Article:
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So, you wanna hotfix, eh?
- Automated Browser Testing
- Browserid libraries
- Changelog Maintenance
- Front End Development
- How to Branch The Trains
- How to Release the Trains
- How to use browserid on your site
- Persona Libraries
- Pre release testing (ensuring we don't break RPs)
- Reviewing Pull Requests
- Scaling to 1M
- Security Bug Process
- So, you wanna hotfix, eh?
- The Persona BrowserID Bug Process
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When critical bugs occur in production, or in a train that's being tested, and we decide to fix them, we call it a "hotfix". There's a process for this, and this page explains it.
When hotfixes are not related to security issues that could cause users harm if they were public, here's how it works:
- Ensure a github issue is opened for the bug. The bug should include:
- the clearly stated user visible manifestation of the issue
- the estimated percentage of users affected
- the estimated complexity/risk of the fix
- write an email involving QA and ops, pointing at the issue
- come to quorum on whether the bug should allowed to ship, should be hotfixed, or should derail the train
- if a hotfix is desired, write the hotfix
- open a pull request to merge the hotfix into the rolling train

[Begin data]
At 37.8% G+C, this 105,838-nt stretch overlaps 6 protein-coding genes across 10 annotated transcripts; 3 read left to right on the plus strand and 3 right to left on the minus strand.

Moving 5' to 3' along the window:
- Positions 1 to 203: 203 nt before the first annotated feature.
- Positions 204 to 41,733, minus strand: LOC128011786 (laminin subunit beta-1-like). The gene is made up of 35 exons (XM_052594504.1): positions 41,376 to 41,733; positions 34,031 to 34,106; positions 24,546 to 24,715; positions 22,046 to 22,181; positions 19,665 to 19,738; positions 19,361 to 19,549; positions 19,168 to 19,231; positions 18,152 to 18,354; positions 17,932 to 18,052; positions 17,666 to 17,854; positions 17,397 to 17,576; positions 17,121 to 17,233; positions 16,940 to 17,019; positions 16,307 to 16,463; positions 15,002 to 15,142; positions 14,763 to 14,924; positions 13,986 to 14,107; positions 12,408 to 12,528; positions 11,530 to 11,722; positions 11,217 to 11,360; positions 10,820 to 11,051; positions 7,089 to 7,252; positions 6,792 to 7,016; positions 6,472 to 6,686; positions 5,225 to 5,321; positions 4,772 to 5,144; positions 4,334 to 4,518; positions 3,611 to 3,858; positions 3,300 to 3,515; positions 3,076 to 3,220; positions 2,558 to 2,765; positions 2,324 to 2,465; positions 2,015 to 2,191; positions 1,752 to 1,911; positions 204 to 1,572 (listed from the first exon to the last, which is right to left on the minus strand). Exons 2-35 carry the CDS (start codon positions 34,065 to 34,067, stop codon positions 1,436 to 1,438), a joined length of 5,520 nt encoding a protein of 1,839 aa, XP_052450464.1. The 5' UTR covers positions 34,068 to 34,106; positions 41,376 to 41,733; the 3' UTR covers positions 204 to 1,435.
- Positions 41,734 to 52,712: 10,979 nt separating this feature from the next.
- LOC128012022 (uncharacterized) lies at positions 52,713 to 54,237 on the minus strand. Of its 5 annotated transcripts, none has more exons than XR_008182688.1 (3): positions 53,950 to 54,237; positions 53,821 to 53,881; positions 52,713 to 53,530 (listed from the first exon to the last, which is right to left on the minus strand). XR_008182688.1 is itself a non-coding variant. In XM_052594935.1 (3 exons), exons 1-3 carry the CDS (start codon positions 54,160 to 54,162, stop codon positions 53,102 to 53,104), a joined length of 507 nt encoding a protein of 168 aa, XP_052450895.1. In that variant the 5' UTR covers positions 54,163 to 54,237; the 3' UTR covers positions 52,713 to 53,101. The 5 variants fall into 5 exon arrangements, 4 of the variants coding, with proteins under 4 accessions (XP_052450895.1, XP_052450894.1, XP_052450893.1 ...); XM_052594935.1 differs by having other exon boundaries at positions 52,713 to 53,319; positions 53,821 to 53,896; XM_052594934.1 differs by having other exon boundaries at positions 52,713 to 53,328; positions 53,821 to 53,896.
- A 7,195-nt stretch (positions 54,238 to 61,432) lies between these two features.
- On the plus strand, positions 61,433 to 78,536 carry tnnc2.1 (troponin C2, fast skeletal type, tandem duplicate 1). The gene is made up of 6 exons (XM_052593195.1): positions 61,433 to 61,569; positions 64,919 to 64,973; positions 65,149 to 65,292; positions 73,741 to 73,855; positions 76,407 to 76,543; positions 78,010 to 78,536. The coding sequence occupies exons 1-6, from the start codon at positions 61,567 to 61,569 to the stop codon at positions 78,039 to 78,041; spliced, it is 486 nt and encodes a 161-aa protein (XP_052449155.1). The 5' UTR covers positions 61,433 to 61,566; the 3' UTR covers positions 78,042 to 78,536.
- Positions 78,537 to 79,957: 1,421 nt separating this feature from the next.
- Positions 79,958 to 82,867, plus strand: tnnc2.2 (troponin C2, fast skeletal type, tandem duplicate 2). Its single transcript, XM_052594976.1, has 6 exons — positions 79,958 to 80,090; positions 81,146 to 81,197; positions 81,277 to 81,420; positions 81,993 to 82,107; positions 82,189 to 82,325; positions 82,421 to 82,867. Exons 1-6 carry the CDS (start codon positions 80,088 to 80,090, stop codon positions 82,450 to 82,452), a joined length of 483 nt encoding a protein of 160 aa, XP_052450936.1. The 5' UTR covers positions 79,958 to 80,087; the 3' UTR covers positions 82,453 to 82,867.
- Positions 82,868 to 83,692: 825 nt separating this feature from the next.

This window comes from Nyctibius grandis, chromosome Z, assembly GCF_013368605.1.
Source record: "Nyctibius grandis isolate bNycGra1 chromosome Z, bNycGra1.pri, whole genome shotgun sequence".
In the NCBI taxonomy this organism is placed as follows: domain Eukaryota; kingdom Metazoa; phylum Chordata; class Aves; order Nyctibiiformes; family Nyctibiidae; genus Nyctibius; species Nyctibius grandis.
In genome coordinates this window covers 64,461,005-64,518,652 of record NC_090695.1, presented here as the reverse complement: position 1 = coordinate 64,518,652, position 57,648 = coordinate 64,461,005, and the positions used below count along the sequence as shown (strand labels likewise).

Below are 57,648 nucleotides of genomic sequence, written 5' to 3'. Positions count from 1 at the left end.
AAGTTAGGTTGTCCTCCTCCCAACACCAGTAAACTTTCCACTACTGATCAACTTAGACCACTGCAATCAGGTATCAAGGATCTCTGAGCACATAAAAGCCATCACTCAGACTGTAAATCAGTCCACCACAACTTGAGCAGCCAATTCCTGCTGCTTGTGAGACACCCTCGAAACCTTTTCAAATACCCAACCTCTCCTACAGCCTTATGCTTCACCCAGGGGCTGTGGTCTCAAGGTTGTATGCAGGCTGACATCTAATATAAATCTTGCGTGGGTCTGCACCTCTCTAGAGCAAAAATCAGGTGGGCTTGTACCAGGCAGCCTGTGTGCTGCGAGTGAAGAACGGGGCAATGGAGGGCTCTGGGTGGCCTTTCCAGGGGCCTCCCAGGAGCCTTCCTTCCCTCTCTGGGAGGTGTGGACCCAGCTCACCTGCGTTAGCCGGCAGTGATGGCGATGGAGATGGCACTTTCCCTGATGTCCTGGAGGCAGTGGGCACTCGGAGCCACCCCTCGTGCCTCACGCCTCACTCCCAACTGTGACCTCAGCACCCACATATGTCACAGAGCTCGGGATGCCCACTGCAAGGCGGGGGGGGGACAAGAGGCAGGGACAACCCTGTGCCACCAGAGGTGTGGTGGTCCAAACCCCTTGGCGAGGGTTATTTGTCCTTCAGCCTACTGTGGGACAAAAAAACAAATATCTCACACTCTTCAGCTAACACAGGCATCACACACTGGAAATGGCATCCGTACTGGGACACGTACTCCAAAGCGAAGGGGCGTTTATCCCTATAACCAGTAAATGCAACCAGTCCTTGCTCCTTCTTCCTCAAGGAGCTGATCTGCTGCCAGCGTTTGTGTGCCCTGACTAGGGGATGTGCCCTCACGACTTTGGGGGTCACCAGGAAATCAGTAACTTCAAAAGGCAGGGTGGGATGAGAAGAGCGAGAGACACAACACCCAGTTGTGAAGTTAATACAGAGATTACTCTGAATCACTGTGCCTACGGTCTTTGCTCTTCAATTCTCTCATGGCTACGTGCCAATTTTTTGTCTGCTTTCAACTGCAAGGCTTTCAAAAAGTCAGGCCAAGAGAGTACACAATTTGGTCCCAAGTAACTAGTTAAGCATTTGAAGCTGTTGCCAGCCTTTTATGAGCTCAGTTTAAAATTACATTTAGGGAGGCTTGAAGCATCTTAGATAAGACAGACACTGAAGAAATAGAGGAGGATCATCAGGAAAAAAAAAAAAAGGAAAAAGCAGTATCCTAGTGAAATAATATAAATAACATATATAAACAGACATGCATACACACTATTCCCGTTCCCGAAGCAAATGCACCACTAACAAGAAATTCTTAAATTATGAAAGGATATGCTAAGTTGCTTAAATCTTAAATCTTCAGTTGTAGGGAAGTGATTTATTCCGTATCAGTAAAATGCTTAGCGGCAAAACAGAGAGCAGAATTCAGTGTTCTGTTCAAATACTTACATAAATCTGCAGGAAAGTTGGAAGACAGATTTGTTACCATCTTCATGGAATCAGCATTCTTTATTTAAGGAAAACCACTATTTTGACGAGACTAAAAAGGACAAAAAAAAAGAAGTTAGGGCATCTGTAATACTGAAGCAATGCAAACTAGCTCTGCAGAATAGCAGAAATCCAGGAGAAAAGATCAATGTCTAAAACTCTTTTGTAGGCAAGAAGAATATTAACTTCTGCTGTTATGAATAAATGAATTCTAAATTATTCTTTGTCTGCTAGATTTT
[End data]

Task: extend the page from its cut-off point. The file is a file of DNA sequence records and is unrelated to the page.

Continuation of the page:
- have a colleague review the pull request, and merge it into the train
- update the ChangeLog documenting your hotfix, i.e.:
(hotfix 2012.04.03) Fixed foo: #1234
- update the Release field in
- push the above two things (probably together in one commit) up to the appropriate branch in our public repo
- update the stage deployment ticket, mentioning the version, sha, and location where the code resides. Also include a brief one-line description of the differences between the previous version (what is the hotfix for?)
- make sure ops knows to deploy, make sure QA knows to test, go have a beer.
- Follow up with OPs to make sure HotFix is deployed. Follow up with QA to make sure the HotFix is tested and works as expected: "it solves the problem"
- Repeat steps 10 - 12 for production.
What if the hotfix addresses a security issue that could hurt users if it were made public before it were patched?
Well, use exactly the same steps as above, EXCEPT:
- For step #1 - use bugzilla and mark the bug as "private", instead of using github issues
- For step #9, use the private browserid repo
- for step #10, use the proper URL for the private repo
Exactly the same steps as above, except you must open a new bugzilla ticket, and ops will first deploy to our staging environment (pausing all testing) so QA can vet the change before we take it live into production.